– Looking like a cross between Grizzly Adams and Sasquatch — well, if Bigfoot was unkempt and had no front teeth — it’s hard for the heavily bearded, tatted-up Brent Burns to go anywhere without being recognized.

Because of that shaggy beard that seems to go on forever, the San Jose Sharks star blue-liner may be the most identifiable NHLer anywhere, let alone in his home of Silicon Valley.

So there’s no way for the former beloved Wild forward-turned-defenseman to show up at a kid’s hockey game at Sharks Ice and not get detected, especially when his little guy plays on the same team as Joe Pavelski’s little guy, Scott Hannan’s little guy and Patrick Marleau’s little guy.

“They’re a part of the junior Sharks, but they wear Calgary Flames jerseys,” said Burns, who will play against the team he played with for eight seasons for the 15th time during a Saturday matinee. “So my little guy, he likes the Wild, he likes the Leafs, the Flames, and in the odd time, he’ll cheer for the Sharks.”

It’s hard to believe, but Burns, taken 20th overall by the Wild in 2003, is six weeks from turning 31 years old.

He’s no longer that kid who used to roam the Wild locker room with a big, gap-toothed smile. Nope, he has kids — two of them, 5 ½-year-old Peyton and 4 ½-year-old Jagger.

And, he’s developed into a heck of a player. Next weekend, Burns will take part in his second consecutive All-Star Game and third overall (the first coming with the Wild in 2011). He leads NHL defensemen with 18 goals and ranks second with 41 points in 45 games. He’s tied for third among NHL players with 19 power-play points.

The Ontario-born, kinda-sorta Minnesota-raised “Burnzie” has integrated perfectly to the California lifestyle since being traded to the Sharks for Charlie Coyle, since-traded Devin Setoguchi and a first-round pick that became since-traded Zack Phillips in 2011.

When he’s not lying on the couch or taking his kids to gymnastics or jujitsu class, Burns has gotten into golf and camps, surfs and bikes. He got into the latter in Minnesota, and Northern California is the mecca for biking. He lives five minutes from a 9 ½-mile climb.

“It’s a great place to raise a family and really get that love for the outdoors for them,” Burns said.

He’s also become a self-described “wino.” He and his wife, Susan, who’s an interior designer, love driving to nearby Napa Valley.

“It’s so close you almost forget about how beautiful it is there,” Burns said. “We love going up there and learning. I never really got into beer. When I started in Minny, because we had an older team and a lot of guys drank wine, I’ve always gravitated toward wine.’’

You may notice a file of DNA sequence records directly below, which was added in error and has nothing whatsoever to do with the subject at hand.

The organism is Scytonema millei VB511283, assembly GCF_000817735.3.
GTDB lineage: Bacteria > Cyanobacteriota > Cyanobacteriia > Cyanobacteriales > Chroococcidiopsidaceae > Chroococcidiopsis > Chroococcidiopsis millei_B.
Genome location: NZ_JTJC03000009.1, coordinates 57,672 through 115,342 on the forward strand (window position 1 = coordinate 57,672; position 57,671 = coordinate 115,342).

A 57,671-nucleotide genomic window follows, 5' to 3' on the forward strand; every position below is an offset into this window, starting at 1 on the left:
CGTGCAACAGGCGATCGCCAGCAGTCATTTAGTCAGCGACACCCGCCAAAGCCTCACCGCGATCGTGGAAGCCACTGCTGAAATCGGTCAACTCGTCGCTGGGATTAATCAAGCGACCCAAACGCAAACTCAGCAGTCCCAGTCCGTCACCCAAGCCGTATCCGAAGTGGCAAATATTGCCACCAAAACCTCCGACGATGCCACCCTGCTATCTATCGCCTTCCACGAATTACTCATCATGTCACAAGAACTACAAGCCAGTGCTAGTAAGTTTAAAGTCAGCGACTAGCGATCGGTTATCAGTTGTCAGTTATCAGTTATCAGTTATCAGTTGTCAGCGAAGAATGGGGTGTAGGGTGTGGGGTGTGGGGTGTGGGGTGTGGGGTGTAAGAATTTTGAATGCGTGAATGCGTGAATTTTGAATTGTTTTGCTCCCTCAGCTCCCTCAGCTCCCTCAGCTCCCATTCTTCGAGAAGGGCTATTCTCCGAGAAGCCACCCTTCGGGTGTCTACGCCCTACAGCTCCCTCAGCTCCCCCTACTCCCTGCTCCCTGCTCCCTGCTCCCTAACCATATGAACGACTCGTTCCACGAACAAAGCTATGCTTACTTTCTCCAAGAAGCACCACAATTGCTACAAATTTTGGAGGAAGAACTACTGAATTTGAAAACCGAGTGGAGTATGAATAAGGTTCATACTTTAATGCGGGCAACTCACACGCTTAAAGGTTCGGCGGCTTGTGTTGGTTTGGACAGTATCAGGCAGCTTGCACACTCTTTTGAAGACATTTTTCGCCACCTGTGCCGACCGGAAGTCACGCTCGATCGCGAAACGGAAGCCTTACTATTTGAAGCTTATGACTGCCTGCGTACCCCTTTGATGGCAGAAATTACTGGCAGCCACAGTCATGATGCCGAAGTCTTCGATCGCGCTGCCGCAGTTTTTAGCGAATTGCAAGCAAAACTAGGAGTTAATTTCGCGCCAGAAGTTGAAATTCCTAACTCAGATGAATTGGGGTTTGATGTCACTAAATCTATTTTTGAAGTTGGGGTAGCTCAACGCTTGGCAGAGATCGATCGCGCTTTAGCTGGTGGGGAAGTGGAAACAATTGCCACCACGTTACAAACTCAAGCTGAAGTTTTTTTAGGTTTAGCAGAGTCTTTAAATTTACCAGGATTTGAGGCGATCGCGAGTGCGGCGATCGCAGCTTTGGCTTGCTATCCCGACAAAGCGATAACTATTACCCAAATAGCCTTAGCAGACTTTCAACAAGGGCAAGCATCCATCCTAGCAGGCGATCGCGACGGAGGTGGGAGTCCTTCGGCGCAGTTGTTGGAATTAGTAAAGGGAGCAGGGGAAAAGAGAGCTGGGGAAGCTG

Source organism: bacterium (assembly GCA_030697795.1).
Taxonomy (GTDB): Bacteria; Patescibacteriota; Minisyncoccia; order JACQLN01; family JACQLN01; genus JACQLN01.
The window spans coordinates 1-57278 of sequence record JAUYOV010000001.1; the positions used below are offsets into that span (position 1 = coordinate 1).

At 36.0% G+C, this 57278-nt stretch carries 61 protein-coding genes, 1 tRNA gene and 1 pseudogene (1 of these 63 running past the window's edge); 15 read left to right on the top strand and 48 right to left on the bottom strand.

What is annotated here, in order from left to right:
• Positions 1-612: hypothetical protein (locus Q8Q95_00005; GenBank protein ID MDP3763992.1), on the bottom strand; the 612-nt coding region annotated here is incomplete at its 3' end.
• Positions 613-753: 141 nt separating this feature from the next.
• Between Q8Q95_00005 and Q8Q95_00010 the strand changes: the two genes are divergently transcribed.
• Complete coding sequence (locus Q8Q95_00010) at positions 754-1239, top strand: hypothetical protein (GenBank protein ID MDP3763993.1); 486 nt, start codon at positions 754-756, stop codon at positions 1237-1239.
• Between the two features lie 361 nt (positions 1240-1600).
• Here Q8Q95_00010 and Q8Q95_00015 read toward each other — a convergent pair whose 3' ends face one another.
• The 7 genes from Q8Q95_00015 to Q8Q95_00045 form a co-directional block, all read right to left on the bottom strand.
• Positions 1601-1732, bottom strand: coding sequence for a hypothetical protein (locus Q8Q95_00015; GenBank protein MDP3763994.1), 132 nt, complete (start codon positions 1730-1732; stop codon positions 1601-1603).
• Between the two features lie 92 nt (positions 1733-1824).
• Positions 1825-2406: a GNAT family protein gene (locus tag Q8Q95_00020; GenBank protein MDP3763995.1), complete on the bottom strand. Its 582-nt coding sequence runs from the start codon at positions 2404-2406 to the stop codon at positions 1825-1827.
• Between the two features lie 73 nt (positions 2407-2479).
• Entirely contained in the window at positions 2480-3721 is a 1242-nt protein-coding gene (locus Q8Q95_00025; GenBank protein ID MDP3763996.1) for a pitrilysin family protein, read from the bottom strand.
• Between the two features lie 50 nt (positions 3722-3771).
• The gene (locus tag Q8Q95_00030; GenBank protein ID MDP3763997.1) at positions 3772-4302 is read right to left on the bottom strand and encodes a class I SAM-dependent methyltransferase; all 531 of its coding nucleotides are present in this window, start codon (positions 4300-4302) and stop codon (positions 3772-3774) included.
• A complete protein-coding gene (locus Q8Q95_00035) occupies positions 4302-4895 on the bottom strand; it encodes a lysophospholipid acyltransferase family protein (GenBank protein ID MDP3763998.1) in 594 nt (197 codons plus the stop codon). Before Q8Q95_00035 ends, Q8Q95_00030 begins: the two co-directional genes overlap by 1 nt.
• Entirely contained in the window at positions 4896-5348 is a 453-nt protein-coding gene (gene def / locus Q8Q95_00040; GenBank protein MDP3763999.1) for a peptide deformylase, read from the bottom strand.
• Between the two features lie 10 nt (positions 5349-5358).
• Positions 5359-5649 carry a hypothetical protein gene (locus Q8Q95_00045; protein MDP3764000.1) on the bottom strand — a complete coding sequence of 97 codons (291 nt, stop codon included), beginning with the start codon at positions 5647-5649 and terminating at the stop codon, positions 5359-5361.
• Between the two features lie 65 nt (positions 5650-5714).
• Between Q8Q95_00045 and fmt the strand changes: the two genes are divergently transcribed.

Learning the game

Burns wanted a family young. He realized this playing with Wes Walz and Brian Rolston, he said.

“When Brian used to bring the boys down to the room, I used to love it and I was just a young guy in the room,” Burns said. “I always thought it was so cool to grow up and come show up in an NHL dressing room and see these guys.

“Now you’ve got a guy like Patty Marleau that comes to the house with his kid to play and a guy like Joe Thornton comes over. To me, those guys are legends of the game, but to my little guy, he’s just River’s daddy or Brody’s dad. It’s just full circle. I think it’s pretty cool to sit back and think about it like that sometimes.”

Burns has always been a man-child, but always respectful of the veterans. He used to look at players like Rolston, Walz, Andrew Brunette and his close friend, Nick Schultz, with immense respect.

“I’ve been really lucky to learn from guys like [Marleau and Thornton] and see what they put in to the game,” Burns said. “I’m pretty lucky. I played with a lot of guys that were unbelievable in Minny and they kind of shaped the way I was — you know, work ethic and things like that — and then to come over here and play with guys like that, it’s been unbelievable.”

In a day and age where players often take the game too seriously, it’s refreshing to see how much Burns still loves the game but also loves living life. It’s like that overgrown beard. He started growing it out, and now it’s just taken on a life of its own. Today, he does it to raise money for charity.

A Shark at heart

He clearly loves every second he gets to play for the Sharks. He loves the aqua and black colors, the logo, and still remembers wearing a Sharks jersey as a kid. He loves the weather and “wearing sandals to the rink most days.”

“This lifestyle isn’t going to last forever. While you have the opportunity, you have to take advantage of it,” Burns said. “This job can be pretty tough some nights. As great as it is, it’s still pretty stressful, you put a lot of pressure on yourself to do well and to win, and when things aren’t going well it’s tough.

“So you’ve got to make sure you’re having fun and enjoying it. You’ve got to embrace the hard times, and kind of enjoy that pressure.”

What won’t be hard is another All-Star Game. It’s a family thing, and the entire Burns clan will head to Nashville.

He cannot wait to go on the ice with his kids.

“My dad doesn’t bring clothes. He just brings souvenirs to get signed by all the boys in the league,” Burns said, laughing. “It’s something you can go have fun with, you can do things you wouldn’t do in a game and just have fun with it. It’s a huge honor to represent your team, your teammates.

“If it wasn’t for them, there’s no chance anybody’s going. I don’t look at it like I lose out on a vacation. For me, I get a great vacation. I get to go with my family and relax.”